Writing from New Orleans, it is clear that one of the winner’s of tonight’s Super Bowl has already been decided – and its Israeli company SodaStream. The publicly-traded company will be the first ever Israeli company to advertise in the Super Bowl, and they have already scored a major Public Relations home-run in the process. Their victory is for making more noise than any other company who’ll spend millions on the ads tonight – and they did it without the celebrities who will be featured in many other ads and guarantee attention.
Sodastream makes home carbonated machines – essentially home soda-making machines. They used legendary ad man Alex Bogusky to create an ad which directly challenged Pepsi and Coca-Cola – and as a result as The Atlantic Wire and many others wrote CBS refused to air their advertisement during the Super Bowl as it was “SodaStream Super Bowl Ad That Was Too Mean to Coke and Pepsi.”
Sodastream’s business is naturally based on challenging the soda industry – but its bad business for CBS to allow big spenders Pepsi and Coke to be attacked during the big game. So, they banned the ad and subsequently the banning of the ads has resulted in a bonanza of positive worldwide headlines for Sodastream. That’s has enabled the Sodastream message to be heard loud and clear – and a bonanza of positive publicity which the ads alone would never have created. A new ad – with similar yet softer messaging – will air tonight in the Super Bowl.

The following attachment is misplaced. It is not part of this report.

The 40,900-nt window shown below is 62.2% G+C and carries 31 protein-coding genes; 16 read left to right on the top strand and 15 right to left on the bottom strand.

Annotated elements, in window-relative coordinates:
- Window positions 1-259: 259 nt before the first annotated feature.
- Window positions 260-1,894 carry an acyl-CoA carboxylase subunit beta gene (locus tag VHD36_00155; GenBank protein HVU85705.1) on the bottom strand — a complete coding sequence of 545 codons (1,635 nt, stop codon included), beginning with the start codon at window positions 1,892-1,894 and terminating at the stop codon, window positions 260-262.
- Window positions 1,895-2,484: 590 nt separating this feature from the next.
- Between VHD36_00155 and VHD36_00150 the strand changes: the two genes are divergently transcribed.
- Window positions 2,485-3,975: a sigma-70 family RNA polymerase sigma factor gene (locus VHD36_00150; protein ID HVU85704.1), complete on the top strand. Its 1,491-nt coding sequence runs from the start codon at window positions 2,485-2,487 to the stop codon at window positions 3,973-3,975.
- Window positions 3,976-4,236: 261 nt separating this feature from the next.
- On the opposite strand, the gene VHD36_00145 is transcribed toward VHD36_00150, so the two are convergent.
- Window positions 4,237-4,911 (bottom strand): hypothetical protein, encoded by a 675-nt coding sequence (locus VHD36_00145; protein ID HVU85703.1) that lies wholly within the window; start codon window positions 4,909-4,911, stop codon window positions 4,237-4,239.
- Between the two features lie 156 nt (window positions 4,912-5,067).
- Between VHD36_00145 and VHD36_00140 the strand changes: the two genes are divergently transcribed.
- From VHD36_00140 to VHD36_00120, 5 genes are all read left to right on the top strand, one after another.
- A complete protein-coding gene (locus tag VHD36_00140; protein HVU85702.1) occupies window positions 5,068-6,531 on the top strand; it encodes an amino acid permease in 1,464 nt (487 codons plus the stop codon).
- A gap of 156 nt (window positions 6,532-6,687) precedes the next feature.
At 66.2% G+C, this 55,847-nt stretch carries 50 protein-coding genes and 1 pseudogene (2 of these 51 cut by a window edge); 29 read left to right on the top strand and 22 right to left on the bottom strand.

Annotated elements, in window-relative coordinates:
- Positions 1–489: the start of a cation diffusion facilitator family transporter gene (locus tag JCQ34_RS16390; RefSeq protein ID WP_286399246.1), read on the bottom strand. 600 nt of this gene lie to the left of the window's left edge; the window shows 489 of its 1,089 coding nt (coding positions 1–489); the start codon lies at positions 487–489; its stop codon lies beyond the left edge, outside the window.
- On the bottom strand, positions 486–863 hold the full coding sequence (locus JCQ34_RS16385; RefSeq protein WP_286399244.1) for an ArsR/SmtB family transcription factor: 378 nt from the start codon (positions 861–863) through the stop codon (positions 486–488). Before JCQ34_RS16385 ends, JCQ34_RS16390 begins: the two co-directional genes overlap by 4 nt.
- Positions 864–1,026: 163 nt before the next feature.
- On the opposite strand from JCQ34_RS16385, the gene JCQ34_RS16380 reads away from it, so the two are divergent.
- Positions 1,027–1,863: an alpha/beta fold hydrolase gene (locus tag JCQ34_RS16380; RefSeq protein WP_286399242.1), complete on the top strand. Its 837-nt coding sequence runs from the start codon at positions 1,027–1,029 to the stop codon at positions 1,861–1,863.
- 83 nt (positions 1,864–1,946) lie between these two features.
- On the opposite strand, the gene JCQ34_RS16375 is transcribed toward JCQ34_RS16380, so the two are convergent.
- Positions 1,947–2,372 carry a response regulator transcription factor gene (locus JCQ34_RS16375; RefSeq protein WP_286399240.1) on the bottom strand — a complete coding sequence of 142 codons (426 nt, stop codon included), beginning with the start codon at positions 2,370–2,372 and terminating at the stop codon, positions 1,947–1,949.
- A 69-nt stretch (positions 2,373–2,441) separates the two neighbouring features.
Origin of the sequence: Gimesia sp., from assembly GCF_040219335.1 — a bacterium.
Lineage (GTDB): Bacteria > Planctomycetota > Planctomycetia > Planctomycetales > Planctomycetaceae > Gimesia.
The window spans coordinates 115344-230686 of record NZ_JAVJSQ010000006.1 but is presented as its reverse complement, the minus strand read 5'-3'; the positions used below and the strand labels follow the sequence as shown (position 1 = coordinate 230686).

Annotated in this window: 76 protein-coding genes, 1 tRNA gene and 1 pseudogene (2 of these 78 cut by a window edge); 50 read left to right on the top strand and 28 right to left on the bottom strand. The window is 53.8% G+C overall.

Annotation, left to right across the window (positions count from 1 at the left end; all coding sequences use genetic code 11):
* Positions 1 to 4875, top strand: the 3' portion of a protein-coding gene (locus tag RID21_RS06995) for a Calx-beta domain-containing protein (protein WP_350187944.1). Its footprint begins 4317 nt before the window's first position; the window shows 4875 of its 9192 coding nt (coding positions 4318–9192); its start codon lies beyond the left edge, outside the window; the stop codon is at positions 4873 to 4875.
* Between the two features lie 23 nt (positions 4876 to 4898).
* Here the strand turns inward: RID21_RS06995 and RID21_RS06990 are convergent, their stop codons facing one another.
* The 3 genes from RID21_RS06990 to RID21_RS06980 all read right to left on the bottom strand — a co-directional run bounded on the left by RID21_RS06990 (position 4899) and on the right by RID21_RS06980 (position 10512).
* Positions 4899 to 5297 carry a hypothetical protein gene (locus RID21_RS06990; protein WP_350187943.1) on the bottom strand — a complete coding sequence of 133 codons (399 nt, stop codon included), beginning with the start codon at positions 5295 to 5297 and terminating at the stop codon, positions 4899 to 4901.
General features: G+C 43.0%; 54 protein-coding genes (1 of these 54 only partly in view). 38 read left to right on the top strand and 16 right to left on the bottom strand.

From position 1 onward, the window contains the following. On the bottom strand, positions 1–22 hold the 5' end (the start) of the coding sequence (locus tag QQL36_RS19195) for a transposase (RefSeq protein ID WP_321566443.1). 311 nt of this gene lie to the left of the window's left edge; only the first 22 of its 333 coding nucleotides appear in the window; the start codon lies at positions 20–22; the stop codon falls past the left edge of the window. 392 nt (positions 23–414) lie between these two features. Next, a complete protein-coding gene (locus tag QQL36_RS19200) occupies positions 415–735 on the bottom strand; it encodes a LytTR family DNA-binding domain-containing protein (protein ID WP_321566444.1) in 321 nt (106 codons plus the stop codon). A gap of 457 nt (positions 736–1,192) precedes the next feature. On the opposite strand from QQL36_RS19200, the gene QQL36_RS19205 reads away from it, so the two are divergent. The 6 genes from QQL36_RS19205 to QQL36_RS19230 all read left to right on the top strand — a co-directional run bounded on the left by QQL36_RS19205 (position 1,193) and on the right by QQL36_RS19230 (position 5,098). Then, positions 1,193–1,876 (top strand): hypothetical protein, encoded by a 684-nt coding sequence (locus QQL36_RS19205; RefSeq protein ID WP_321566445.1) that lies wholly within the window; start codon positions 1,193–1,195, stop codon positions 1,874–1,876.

Baseball manager Yogi Berra once said: “It’s impossible to get a conversation going, everybody’s talking too much”, and certainly surrounding the Super Bowl there’s a lot of noise. But by great creative work and undoubtedly a smaller budget than the soda giants, a challenger brand has succeeded in sparking controversy and creating real conversation.
Like countless others in the marketing industry I am in New Orleans this weekend, but undoubtedly Sodastream has already out-marketed many of us with their on-point messaging and a great public relations strategy to capitalize on the banned ads. As an extra point, shouldn’t all Israel-supporters worldwide kvell at the fact that tonight is the first time an Israeli company has an ad in the world’s most televised sporting event?